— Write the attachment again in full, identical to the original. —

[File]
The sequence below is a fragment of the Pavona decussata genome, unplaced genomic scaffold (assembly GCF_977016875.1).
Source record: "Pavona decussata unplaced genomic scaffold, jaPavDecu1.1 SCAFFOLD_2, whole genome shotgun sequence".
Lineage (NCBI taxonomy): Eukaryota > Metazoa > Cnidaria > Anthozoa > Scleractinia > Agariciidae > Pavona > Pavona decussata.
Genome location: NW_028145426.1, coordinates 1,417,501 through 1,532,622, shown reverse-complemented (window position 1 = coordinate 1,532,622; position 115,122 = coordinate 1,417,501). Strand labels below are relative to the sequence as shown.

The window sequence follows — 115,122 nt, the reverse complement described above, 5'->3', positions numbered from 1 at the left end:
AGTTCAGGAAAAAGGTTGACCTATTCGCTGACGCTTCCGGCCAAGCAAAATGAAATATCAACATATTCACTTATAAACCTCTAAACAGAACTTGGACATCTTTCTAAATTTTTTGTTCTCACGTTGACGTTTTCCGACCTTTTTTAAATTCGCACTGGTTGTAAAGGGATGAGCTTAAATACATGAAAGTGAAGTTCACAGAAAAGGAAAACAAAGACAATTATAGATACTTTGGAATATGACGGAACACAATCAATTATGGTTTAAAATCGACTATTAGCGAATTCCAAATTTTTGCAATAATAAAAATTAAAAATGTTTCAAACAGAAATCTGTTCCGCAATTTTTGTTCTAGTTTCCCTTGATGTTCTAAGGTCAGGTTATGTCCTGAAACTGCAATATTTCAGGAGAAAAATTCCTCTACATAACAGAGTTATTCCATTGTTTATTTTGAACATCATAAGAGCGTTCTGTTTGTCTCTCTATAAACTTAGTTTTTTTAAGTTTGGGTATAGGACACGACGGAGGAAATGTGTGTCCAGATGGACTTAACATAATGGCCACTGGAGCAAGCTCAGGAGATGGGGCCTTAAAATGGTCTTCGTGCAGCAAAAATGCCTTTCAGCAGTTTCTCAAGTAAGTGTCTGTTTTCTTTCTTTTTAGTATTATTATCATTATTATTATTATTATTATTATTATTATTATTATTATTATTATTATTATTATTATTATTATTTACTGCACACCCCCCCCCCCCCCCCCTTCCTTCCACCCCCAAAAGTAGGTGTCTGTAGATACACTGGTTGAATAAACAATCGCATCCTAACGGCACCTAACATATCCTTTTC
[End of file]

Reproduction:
The sequence below is a fragment of the Pavona decussata genome, unplaced genomic scaffold (assembly GCF_977016875.1).
Source record: "Pavona decussata unplaced genomic scaffold, jaPavDecu1.1 SCAFFOLD_2, whole genome shotgun sequence".
Lineage (NCBI taxonomy): Eukaryota > Metazoa > Cnidaria > Anthozoa > Scleractinia > Agariciidae > Pavona > Pavona decussata.
Genome location: NW_028145426.1, coordinates 1,417,501 through 1,532,622, shown reverse-complemented (window position 1 = coordinate 1,532,622; position 115,122 = coordinate 1,417,501). Strand labels below are relative to the sequence as shown.

The window sequence follows — 115,122 nt, the reverse complement described above, 5'->3', positions numbered from 1 at the left end:
AGTTCAGGAAAAAGGTTGACCTATTCGCTGACGCTTCCGGCCAAGCAAAATGAAATATCAACATATTCACTTATAAACCTCTAAACAGAACTTGGACATCTTTCTAAATTTTTTGTTCTCACGTTGACGTTTTCCGACCTTTTTTAAATTCGCACTGGTTGTAAAGGGATGAGCTTAAATACATGAAAGTGAAGTTCACAGAAAAGGAAAACAAAGACAATTATAGATACTTTGGAATATGACGGAACACAATCAATTATGGTTTAAAATCGACTATTAGCGAATTCCAAATTTTTGCAATAATAAAAATTAAAAATGTTTCAAACAGAAATCTGTTCCGCAATTTTTGTTCTAGTTTCCCTTGATGTTCTAAGGTCAGGTTATGTCCTGAAACTGCAATATTTCAGGAGAAAAATTCCTCTACATAACAGAGTTATTCCATTGTTTATTTTGAACATCATAAGAGCGTTCTGTTTGTCTCTCTATAAACTTAGTTTTTTTAAGTTTGGGTATAGGACACGACGGAGGAAATGTGTGTCCAGATGGACTTAACATAATGGCCACTGGAGCAAGCTCAGGAGATGGGGCCTTAAAATGGTCTTCGTGCAGCAAAAATGCCTTTCAGCAGTTTCTCAAGTAAGTGTCTGTTTTCTTTCTTTTTAGTATTATTATCATTATTATTATTATTATTATTATTATTATTATTATTATTATTATTATTATTATTATTATTATTTACTGCACACCCCCCCCCCCCCCCCCTTCCTTCCACCCCCAAAAGTAGGTGTCTGTAGATACACTGGTTGAATAAACAATCGCATCCTAACGGCACCTAACATATCCTTTTC